- 2019, average GOM, daily production, almost 2 million bopd (1.95 million bopd is their figure)
- some months, production will "touch" two million bopd
- 2013: GOM production averaged 1.3 million bopd
- 2018: GOM production hit a high of 1.8 million bopd
Appomattox: from the same link above -- Shell's largest floating platform in the GOM
will be key for the GOM to hit a production record
- the company produced first oil from the Appomattox last month (May, 2019)
- anticipates an average peak production of 175,000 boepd
- Rystad predicts production will plateau at 140,000 boepd
- top producers in the GOM
- a combined Chevron - Anadarko Petroleum entity took first place on the list -- Rystad predicted that company would produce 400,000 boepd -- but not to be -- Chevron lost its bid for Anadarko to OXY
Back to the Bakken
Wells coming off confidential list today -- Tuesday, June 4, 2019: 7 for the month; 196 for the quarter;
- 34804, 943, Nine Point Energy, Erickson 155-102-26-25-7H, Squires, t12/18; cum 99K 4/19;
- 33939, 160, Petro Harvester Operating Company, LLC, PTL2 4-28 164-92 B, Madison formation, Portal, t3/19; cum 4K 4/19;
RBN Energy: northeast gas takeaway capacity vs production in 2019.
The Northeast natural gas market turned a new leaf in 2018, when takeaway pipeline capacity to move supply out of the Marcellus/Utica producing region finally caught up to — and even began outpacing — production growth. More than 4 Bcf/d of takeaway expansions entered service in 2018. Prices at the region’s Dominion South supply hub improved relative to Henry Hub and other downstream markets. And for the first time in years, Appalachian gas producers and marketers caught a glimpse of what an unconstrained, balanced market driven by market economics (as opposed to transportation constraints) could look like. 2019 will be the first full year of operation for many of those takeaway expansions that came online in 2018. Northeast production growth flattened through the first few months of 2019, but has ticked up in the past couple of months, albeit modestly, and the slate of future takeaway expansion projects has shrunk to just a couple stalled projects. Where does that leave capacity utilization out of the region this summer, and how long will it be before production growth hits the capacity wall again? Today, we begin a series providing an update on the Northeast gas market and prospects for balancing takeaway capacity with production growth.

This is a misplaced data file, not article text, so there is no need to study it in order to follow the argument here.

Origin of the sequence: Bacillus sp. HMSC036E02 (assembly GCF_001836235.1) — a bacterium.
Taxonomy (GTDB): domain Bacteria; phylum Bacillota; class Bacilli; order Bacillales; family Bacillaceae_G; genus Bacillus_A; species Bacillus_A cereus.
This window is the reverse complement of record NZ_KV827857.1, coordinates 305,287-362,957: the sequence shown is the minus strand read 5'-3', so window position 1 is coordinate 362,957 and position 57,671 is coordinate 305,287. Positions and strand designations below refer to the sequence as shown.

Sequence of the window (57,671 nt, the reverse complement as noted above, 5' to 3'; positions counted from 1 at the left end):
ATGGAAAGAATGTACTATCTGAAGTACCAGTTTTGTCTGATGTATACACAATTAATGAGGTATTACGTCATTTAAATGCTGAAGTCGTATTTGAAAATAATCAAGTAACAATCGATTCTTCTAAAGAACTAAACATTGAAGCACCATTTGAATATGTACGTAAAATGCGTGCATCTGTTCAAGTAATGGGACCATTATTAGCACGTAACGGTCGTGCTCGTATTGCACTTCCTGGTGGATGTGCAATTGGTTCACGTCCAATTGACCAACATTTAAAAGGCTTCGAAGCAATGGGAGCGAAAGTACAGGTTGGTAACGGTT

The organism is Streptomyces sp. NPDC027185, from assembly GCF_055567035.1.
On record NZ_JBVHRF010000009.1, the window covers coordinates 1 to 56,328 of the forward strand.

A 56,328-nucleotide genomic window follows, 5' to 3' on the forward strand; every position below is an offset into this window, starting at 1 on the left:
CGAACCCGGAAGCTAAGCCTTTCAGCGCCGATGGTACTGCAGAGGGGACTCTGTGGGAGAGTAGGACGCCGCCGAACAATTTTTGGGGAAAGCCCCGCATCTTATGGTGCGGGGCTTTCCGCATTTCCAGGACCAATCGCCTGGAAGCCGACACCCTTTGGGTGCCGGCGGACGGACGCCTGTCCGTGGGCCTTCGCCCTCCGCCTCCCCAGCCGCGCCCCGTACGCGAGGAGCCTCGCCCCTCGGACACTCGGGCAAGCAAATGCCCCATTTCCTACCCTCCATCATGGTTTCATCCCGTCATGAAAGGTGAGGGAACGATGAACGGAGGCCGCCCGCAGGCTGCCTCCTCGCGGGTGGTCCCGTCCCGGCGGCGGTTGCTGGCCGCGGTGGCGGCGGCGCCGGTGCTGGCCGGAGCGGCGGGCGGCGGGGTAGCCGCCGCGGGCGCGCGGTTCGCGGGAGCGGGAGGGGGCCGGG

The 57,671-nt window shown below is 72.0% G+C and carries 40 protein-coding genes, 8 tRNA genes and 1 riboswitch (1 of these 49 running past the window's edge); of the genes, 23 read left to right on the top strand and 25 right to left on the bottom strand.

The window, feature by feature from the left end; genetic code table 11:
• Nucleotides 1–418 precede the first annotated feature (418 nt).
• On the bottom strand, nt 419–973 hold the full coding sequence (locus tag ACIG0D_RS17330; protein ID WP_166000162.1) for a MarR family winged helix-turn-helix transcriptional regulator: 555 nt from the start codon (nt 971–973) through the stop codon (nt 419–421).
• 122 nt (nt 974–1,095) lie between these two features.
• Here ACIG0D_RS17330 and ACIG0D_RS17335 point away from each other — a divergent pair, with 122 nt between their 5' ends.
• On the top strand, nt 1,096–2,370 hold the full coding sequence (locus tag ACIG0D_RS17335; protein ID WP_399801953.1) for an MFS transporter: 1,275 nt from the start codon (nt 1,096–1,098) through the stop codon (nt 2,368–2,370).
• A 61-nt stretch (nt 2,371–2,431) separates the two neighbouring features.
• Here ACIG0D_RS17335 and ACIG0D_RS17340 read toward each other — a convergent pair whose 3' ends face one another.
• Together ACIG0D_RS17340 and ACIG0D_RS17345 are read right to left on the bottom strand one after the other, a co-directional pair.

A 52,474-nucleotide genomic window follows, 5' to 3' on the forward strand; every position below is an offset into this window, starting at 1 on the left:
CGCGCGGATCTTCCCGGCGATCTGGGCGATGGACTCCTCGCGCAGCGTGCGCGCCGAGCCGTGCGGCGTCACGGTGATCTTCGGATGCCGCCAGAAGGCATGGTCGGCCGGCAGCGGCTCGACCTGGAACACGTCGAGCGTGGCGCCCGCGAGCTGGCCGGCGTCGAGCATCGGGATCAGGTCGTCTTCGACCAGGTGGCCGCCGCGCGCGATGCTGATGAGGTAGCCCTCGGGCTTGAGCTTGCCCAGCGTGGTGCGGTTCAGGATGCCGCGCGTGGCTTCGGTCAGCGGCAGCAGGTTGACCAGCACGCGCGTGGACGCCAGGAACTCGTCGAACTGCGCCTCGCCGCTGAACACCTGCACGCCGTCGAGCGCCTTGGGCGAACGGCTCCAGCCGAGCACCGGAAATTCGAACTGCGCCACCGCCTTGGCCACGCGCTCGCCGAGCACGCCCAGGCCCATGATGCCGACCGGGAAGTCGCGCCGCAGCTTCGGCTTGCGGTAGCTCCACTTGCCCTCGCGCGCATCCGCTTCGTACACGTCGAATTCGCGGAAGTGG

The Northeast gas market has come a long way since 2013, when it first began net exporting gas supply to the rest of the U.S. For years after that pivot, Marcellus/Utica producers were plagued by perpetual transportation constraints to move gas out of the region and depressed supply prices. The last five years were marked by dozens of pipeline expansions to relieve the constraints and balance oversupply conditions — primarily piecemeal modifications and reversals of legacy pipelines that were once needed to move gas into the Northeast before the Shale Era unlocked massive reserves in the Marcellus/Utica plays. But production continued to outpace those capacity additions — that is, until this past year, when some larger, long-term projects crossed the finish line.